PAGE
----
by the way, I'm loading some ektar into my rollei right now. No worries.
     
  33. A toast to that, long live the Eastman Kodak Company. It would take a total idiot to kill kodaks film production even from a soley economic point of view, its almost the only thing making a consistent profit for them.​
    Awesome Harry!
    Can you link to some numbers so I can post them on the investment websites? Like - fool.com. marketplace.com. and a few others? Because the "smart" money is saying Kodak is dead - especially the film division - FPEG.
     
  34. Well the WSJ was about the difficult time they had in printers and ink (finally turned a small profit margin apparently) and the fact that large companies will typically fall behind when they cannot innovate fast enough, as with digital backs and competition from Hasselblad Phase One etc.
    as for profits from film:
    http://www.photo.net/film-and-processing-forum/00ZqnD​
    ask ron andrews where he got his stats, thats actually a realistic number, i only heard non-numerical generalizations not statistics.
    Someone mentioned the fuji strategy on that forum as well: stop making crud products just to broaden your 'market range' and focus on a few quality items: maybe some printers designed for extreme color accuracy but not large format so demanding semi-pros can afford them: there is a market for that.
    Focus on unique products: Case in point Fuji X-1. Digital rangefinder without the leica price and with a sharp prime lens. Add in lovely design and no-frills feature set and of course it's a winner.
    I'm no design innovator, but those things sold FAST. come up with something new and special, and it will sell and endear itself to buyers.
    And then make FILM!! Its a niche company's dream: a relatively small but dedicated and loyal buyer demographic who will continue to buy your products as long as you don't screw them over.
    Consumers are smarter than companies think, many investors are often less intelligent than we would hope.
    and really, can we please have no more new threads about the coming apocalypse that is not determined yet. Its 2012, when the big fissures start spewing water out of the ground and create worldwide tsunamis at the end of days, i think kodak will be one of the smallest priorities on my mind compared to getting the heck out of here.
    But all Mayan apocalypse jokes aside, can we just consolidate the threads into already existing ones so i don't freak out over nothing every time I log in to photo.net? Im sure many others share this sentiment.
    - Harry
     
  35. Sigh.... "And when I can't get it I shall invent it"... The time traveler.
     
  36. James G. Dainis

    James G. Dainis Moderator

    "...when the big fissures start spewing water out of the ground and create worldwide tsunamis at the end of days..."

    Man, what a photo op and there you are without any film.

    There are probably thousands of threads dealing with the demise of film in general and Kodak in particular. It would be a bit of work to combine them all into one humungous thread. But then, it would be a simple matter to just delete that one thread and everyone could get a good night's sleep.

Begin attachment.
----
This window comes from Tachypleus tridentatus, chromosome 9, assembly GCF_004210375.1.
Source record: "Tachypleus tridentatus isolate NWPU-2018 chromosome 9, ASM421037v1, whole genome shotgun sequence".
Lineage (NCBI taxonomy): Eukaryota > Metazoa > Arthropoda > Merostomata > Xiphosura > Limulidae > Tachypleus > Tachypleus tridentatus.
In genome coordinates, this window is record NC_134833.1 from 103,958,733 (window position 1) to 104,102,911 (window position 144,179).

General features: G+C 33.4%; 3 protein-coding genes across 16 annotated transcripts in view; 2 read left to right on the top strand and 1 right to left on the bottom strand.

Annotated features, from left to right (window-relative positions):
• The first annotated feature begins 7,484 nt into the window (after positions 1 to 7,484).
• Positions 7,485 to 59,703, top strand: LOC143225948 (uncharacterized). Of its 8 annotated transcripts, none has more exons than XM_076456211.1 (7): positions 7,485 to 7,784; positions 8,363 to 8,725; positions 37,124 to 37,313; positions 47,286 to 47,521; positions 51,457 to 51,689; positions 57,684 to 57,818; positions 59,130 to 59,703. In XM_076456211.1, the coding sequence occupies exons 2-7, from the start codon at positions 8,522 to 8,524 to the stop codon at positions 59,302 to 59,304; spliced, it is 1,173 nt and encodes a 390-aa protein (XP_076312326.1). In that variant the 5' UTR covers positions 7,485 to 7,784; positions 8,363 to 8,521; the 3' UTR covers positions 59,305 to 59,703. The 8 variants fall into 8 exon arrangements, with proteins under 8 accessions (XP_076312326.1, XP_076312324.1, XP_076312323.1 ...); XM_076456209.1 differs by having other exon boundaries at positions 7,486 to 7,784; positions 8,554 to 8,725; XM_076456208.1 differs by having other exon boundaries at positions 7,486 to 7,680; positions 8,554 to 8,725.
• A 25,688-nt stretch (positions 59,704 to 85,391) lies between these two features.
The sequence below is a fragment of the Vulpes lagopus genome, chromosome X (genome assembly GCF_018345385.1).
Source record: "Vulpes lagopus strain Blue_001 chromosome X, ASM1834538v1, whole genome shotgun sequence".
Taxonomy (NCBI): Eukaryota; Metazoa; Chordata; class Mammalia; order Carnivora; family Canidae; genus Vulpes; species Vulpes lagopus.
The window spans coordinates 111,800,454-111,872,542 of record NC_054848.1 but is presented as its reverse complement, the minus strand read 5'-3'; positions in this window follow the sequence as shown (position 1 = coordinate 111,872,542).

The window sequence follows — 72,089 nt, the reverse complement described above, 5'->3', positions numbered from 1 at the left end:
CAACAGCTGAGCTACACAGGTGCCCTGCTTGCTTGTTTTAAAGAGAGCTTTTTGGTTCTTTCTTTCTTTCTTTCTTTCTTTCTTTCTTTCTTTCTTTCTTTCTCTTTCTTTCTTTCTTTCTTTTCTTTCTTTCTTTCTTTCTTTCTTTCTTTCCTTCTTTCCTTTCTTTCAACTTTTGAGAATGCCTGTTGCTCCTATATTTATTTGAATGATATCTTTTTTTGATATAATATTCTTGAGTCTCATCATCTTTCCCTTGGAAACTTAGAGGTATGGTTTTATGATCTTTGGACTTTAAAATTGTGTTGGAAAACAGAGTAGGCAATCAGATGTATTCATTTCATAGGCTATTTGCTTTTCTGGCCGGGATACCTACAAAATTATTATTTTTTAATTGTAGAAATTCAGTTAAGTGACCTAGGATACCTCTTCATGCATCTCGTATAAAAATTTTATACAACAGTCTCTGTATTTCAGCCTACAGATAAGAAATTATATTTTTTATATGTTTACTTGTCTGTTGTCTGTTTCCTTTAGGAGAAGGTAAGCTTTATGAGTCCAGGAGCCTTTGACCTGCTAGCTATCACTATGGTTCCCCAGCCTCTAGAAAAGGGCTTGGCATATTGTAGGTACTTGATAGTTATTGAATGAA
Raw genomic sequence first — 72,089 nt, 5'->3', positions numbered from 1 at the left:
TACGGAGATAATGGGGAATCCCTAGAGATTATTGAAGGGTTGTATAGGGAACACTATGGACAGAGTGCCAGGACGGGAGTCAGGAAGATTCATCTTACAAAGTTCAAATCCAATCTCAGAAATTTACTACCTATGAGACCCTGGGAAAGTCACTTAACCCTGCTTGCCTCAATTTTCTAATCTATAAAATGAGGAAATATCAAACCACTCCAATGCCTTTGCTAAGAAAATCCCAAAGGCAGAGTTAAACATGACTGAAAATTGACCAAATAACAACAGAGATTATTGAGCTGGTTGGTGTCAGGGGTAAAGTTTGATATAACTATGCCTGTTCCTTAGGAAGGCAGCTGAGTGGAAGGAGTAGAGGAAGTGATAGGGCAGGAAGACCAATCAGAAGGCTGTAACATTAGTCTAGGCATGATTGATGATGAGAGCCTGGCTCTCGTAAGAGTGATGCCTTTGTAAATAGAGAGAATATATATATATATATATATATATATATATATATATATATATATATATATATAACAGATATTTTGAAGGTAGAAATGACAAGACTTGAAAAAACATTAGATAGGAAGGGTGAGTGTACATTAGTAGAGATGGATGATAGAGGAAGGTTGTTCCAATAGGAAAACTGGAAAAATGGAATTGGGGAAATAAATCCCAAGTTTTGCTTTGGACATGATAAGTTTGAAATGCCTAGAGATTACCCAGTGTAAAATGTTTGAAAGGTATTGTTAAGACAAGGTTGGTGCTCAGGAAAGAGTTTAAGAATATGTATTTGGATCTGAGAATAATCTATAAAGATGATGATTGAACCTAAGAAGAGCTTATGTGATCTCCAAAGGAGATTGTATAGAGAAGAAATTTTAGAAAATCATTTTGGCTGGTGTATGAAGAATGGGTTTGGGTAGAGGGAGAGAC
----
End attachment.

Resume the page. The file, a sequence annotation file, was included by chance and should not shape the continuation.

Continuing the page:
37. James I agree in more ways than you know but it is fire not water the next time.. :)
     
  38. Ah, I love it. At least for the dramatic 'struggle' between film and digital. ;-)
    I still think they should have kept the Eastman name for movie film. Come on: who would not rather have an Eastman EXR 5203? :)
    00Zqx2-432261584.jpeg
     
  39. Even movies that are shot completely digitally are currently archived on film by most, if not all studios. It's the ultimate backup file or raw image in an age of constant and rapidly evolving digital technologies, formats, and storage mediums. And who knows when a sensor capable of matching 4x5 or 8x10 film will be available at anything resembling an affordable price. There's a resurgence in film use amongst the younger generation too. It may just be passing fad though. Whether or not the combined world film consumption from these "alternative" uses will sustain an economically viable business model very long term is any one's guess. I figure I have maybe 30 years before my bones will be gelatin raw material. At the rate I shoot film as a "hobbyist" I actually think I could buy enough film (and a couple of big fridges) to last me.. haha!
     
  40. Even movies that are shot completely digitally are currently archived on film by most, if not all studios.​
    Of course they're not. Someone (maybe you) claimed this in a previous discussion, and I posted a lovely set of links to statistics on the use of digital film recorders for archiving. It's on the order of 3% penetration. Not "most", not even "many". "Few" is the word that fits.
     
  41. Is this thread still alive? Just like the email I got the other day.. Hi Larry I have shot some Kodachrome where can I get it developed....... 3%? Semantics Choice of words? Blanket statements? Change in times? We all adjust as I would still love to have my 61 mercury Monterrey that served me well all through my High School years but I adjusted. I do have to say this. Just shoot film if that is what you like and you can't blame anyone.